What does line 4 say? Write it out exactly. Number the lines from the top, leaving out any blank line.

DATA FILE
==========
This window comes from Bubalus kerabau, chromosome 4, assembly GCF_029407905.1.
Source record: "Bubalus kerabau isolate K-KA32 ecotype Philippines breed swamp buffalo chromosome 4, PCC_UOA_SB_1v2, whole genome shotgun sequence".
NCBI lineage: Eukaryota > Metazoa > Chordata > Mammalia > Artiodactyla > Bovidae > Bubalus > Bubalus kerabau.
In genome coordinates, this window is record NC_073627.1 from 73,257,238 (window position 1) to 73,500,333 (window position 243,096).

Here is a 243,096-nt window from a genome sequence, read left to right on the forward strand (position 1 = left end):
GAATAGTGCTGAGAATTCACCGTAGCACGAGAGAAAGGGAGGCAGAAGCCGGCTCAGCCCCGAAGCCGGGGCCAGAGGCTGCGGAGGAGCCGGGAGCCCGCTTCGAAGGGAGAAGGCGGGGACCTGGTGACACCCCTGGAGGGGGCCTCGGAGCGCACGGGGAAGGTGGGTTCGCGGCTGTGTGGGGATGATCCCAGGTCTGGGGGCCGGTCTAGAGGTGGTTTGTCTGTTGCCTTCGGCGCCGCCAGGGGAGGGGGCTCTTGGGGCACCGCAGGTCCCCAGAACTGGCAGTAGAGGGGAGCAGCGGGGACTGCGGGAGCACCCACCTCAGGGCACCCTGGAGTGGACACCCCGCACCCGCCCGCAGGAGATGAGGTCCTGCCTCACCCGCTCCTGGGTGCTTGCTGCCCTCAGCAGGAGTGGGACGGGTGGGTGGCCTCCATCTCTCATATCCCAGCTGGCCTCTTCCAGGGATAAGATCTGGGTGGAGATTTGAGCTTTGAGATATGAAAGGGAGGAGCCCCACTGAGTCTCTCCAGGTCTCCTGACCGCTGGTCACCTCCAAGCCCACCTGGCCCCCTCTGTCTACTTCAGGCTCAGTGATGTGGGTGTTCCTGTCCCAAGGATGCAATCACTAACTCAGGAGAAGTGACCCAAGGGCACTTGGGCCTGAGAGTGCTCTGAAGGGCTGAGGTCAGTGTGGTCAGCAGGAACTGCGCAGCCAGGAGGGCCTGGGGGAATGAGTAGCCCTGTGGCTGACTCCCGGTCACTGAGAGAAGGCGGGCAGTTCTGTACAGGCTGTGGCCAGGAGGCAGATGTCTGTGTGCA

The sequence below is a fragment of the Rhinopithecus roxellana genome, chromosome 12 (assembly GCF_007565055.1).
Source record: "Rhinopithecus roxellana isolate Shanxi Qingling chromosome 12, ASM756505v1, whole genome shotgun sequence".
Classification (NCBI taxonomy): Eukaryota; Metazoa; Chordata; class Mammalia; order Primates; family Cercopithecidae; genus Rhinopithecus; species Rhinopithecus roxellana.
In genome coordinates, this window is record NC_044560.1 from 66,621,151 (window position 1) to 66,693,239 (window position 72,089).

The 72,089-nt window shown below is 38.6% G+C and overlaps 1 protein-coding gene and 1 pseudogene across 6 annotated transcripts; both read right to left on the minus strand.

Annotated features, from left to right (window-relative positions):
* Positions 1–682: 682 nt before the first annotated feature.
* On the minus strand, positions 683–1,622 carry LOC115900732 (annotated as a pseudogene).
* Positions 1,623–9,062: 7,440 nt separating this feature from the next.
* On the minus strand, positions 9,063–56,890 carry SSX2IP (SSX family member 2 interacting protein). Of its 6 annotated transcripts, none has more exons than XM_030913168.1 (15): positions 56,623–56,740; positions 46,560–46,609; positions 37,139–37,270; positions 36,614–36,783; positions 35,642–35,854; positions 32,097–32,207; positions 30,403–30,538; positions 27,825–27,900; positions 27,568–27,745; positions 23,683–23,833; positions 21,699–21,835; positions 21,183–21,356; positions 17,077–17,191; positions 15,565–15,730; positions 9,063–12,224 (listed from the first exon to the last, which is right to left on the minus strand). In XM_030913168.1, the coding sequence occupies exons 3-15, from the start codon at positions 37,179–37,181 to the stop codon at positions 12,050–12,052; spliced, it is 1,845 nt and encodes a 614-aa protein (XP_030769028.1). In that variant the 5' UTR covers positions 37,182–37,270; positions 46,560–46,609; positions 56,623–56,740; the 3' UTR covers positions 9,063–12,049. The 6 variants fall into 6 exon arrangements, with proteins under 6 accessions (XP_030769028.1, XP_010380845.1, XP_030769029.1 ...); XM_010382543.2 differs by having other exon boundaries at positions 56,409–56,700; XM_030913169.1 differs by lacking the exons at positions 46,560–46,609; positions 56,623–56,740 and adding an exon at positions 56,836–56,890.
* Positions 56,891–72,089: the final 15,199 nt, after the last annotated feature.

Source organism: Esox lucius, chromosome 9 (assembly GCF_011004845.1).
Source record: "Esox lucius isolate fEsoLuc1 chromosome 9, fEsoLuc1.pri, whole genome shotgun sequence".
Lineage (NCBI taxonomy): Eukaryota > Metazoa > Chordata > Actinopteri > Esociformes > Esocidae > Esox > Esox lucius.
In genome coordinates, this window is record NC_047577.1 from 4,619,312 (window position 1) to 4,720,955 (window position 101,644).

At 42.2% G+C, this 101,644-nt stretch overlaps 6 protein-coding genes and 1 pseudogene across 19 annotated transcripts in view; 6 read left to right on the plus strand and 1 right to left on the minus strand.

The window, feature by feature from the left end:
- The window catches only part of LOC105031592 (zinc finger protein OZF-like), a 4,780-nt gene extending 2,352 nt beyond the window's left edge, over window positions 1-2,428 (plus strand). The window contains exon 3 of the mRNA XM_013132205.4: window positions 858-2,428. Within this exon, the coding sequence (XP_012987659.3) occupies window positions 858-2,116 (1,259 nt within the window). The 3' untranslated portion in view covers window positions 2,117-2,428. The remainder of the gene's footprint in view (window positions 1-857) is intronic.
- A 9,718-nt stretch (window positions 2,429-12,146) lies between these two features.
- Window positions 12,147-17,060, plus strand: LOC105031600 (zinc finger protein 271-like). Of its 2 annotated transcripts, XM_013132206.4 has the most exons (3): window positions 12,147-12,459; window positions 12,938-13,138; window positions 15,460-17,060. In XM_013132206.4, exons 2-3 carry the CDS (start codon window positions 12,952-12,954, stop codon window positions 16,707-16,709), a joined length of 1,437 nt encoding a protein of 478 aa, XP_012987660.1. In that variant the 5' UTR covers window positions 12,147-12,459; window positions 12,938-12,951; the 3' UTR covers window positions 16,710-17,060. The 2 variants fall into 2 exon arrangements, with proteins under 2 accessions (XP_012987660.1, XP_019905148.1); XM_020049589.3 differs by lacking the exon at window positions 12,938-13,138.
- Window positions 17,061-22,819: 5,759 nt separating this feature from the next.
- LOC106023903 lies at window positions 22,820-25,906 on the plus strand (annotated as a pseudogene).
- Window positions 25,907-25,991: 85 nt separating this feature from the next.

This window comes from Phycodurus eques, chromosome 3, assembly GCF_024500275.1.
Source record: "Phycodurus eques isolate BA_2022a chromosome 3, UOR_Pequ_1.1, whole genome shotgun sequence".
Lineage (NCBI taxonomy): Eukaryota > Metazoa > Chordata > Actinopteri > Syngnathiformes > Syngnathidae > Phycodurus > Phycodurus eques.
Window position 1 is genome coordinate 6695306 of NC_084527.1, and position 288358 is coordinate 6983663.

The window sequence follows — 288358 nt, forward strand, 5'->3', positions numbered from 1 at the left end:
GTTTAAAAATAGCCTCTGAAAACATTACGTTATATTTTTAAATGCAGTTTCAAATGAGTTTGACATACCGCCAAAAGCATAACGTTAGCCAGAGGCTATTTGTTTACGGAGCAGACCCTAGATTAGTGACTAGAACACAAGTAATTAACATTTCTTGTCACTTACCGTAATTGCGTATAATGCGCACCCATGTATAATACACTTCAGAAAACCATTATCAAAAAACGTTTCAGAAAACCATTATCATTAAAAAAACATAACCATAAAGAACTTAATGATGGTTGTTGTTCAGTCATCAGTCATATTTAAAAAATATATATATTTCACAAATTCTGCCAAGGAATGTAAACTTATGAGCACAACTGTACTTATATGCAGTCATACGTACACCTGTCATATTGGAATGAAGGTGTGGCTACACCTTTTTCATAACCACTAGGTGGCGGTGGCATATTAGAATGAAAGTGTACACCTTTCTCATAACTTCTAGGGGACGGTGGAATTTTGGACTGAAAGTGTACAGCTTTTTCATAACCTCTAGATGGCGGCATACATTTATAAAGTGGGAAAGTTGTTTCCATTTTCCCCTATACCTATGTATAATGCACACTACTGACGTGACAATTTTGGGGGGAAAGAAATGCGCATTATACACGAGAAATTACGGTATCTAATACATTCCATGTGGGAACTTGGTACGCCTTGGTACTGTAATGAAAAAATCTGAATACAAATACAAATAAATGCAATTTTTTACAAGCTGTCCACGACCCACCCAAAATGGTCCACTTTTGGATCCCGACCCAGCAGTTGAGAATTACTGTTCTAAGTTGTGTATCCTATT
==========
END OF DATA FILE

In genome coordinates, this window is record NC_073627.1 from 73,257,238 (window position 1) to 73,500,333 (window position 243,096).